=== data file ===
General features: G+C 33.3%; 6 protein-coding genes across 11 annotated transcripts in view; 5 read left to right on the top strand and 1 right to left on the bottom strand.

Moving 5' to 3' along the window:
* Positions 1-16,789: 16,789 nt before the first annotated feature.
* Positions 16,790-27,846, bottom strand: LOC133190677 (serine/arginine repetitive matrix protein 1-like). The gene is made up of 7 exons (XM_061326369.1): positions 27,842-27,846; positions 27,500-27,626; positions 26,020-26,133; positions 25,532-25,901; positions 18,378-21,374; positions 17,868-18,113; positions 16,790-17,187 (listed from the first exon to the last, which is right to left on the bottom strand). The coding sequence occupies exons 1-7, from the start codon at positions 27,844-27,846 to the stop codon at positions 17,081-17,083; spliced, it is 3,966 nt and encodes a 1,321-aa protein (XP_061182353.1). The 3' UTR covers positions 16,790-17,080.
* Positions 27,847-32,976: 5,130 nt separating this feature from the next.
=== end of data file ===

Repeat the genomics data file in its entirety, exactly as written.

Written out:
General features: G+C 33.3%; 6 protein-coding genes across 11 annotated transcripts in view; 5 read left to right on the top strand and 1 right to left on the bottom strand.

Moving 5' to 3' along the window:
* Positions 1-16,789: 16,789 nt before the first annotated feature.
* Positions 16,790-27,846, bottom strand: LOC133190677 (serine/arginine repetitive matrix protein 1-like). The gene is made up of 7 exons (XM_061326369.1): positions 27,842-27,846; positions 27,500-27,626; positions 26,020-26,133; positions 25,532-25,901; positions 18,378-21,374; positions 17,868-18,113; positions 16,790-17,187 (listed from the first exon to the last, which is right to left on the bottom strand). The coding sequence occupies exons 1-7, from the start codon at positions 27,844-27,846 to the stop codon at positions 17,081-17,083; spliced, it is 3,966 nt and encodes a 1,321-aa protein (XP_061182353.1). The 3' UTR covers positions 16,790-17,080.
* Positions 27,847-32,976: 5,130 nt separating this feature from the next.